Recommended Reading 02, and a warning

2009/04/10

There were three great dystopian novels written in the 20C. All of them, in my opinion, are worth reading, although they are, naturally, quite depressing. The three novels most often cited are the following:

  • 1984, by George Orwell (probably the most well known)
  • Brave New World, by Aldous Huxley
  • We, by Yevgeny Zamyatin (note: sometimes, Ray Bradbury’s Fahrenheit 451 is cited in place of Zamyatin’s novel, as the latter is relatively obscure due to having been originally written and published in Russian)

Each of these novels take place in fictional worlds that, to an outside observer (i.e. the reader), are clearly not utopian visions of society; on the other hand, the majority of the inhabitants of each society view their world as ideal. Each novel features a handful of individuals who slowly discover the shocking truth behind the idyllic facades presented to them by their societies, and attempt to rebel against the status quo. Each society, in turn, maintains its respective facade through various means, and in detail, these are different from one story to the next.

The underlying theme in each society, however, is fundamentally the same. Each society maintains order through coerced conformity, and they generally take extensive measures to ensure this conformity. In the case of 1984, this takes the form of the infamous Big Brother, manifested through the use of extensive surveillance and the manipulation of language and perception. [1] In the case of Brave New World, this is accomplished by ruthless selective breeding, extensive hypnotic indoctrination, and consumption of psychoactive drugs. In the case of We, conformity is enforced by rigid adherence to schedules and efficiency, and the suppression of any expression of individualism (e.g. each individual has no name, only an alphanumeric identity, roughly analagous to identifying ourselves solely via our Social Security Numbers). Regardless of the methods involved, the overall effect is the same: enforced conformity.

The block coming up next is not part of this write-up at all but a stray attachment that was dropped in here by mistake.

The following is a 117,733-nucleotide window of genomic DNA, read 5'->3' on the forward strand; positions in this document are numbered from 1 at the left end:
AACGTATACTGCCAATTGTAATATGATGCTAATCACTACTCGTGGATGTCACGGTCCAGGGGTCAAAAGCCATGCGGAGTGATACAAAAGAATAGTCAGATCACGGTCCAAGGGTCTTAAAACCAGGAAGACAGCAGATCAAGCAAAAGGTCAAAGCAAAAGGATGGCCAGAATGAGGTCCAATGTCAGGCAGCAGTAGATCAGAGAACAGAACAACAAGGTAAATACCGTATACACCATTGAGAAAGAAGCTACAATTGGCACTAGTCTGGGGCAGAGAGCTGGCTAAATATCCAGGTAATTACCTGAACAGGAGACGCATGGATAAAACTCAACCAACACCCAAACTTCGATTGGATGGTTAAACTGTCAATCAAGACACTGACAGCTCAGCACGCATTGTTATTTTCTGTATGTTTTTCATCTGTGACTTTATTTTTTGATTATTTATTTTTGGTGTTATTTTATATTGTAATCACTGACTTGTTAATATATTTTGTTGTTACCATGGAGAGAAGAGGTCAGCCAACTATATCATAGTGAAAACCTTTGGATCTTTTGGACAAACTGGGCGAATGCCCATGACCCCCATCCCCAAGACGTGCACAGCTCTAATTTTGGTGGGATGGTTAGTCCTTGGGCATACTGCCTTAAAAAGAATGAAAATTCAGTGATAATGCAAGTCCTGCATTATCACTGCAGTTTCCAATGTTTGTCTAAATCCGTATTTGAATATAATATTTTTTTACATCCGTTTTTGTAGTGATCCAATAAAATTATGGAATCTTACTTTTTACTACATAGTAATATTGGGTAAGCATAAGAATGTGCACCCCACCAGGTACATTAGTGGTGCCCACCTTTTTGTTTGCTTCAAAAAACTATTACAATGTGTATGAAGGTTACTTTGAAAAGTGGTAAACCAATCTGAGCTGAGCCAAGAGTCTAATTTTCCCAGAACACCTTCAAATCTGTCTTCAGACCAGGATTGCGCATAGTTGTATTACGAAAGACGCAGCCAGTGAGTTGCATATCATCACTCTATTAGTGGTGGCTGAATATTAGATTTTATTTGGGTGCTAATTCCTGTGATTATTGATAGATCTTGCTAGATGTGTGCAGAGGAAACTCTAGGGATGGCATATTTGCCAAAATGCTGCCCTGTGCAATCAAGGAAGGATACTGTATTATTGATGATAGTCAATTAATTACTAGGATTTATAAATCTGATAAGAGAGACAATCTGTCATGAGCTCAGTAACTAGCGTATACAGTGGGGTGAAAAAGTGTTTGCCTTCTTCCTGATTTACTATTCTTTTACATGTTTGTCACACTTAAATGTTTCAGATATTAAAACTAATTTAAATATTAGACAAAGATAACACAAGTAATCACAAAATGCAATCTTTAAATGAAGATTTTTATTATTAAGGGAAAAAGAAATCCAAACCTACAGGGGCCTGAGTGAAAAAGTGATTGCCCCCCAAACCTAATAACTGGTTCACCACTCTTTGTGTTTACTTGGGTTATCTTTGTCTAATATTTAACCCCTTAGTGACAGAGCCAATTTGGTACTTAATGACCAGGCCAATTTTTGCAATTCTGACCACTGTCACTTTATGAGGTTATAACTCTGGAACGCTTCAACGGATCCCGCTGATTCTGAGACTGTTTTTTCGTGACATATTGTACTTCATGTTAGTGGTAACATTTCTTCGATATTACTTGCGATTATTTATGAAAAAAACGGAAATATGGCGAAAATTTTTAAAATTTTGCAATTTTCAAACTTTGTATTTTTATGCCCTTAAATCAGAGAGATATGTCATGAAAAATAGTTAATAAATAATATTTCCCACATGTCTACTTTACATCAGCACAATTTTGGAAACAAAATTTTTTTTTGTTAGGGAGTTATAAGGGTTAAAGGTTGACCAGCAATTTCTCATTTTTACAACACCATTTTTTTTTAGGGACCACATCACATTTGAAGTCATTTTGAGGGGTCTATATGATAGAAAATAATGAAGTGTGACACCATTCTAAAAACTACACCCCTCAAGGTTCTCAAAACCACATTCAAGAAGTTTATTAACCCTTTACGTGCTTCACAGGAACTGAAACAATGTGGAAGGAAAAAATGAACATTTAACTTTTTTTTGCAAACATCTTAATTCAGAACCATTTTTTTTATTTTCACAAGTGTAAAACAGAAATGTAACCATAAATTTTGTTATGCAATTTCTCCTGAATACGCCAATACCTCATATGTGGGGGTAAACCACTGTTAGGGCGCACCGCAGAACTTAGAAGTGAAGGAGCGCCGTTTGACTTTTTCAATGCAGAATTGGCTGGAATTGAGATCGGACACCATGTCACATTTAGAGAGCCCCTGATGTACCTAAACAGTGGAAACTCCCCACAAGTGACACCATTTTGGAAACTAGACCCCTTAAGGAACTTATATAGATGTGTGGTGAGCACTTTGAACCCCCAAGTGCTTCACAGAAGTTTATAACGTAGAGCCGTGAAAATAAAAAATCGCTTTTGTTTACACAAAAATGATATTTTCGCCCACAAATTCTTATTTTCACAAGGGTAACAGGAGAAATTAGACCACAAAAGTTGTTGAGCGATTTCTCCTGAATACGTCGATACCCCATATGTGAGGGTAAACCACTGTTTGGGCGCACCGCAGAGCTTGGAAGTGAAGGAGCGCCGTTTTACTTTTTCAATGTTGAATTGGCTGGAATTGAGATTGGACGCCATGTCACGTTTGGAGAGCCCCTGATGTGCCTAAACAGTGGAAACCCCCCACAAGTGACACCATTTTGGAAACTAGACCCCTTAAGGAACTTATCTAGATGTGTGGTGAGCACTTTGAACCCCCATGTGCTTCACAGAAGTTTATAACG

Herein lies the basis for the warning alluded to in the title. Rigid adherence to any idea, agenda, belief, etc., has the potential to suppress our capacity for critical thought, and without this ability, we will eventually be unable to notice when the blinders are lowered over our eyes. Critical thought is of vital importance to a free society, as it not only allows us to challenge a proposition that could prove to be deleterious to our society, but also provides us the wherewithal to make that determination, after considering the merits of the idea. As I’ve mentioned in previous posts, what worries me in contemporary “debates” about the future of our society is the tendancy for each side to villify its opponents and dismiss the positions of the latter with only cursory consideration (if any consideration is even attempted). Civil opposition is not an evil thing. At worst, it is a source of delay and aggravation; at best, it affords us the opportunity to analyze our own position, and determine its merits in the face of challenge. This does not strike me as an unhealthy behavior for us, as citizens of a rational society.

There are also a few other titles that are worth mentioning:

  • Fahrenheit 451, by Ray Bradbury; in this case, societal control is established through the suppression of knowledge. This suppression is achieved by burning any and all books, and making reading itself illegal. Fewer rigid controls exist in Bradbury’s society than those in other dystopian societies, but one could also argue that without the proper knowledge, critical thought is practically impossible.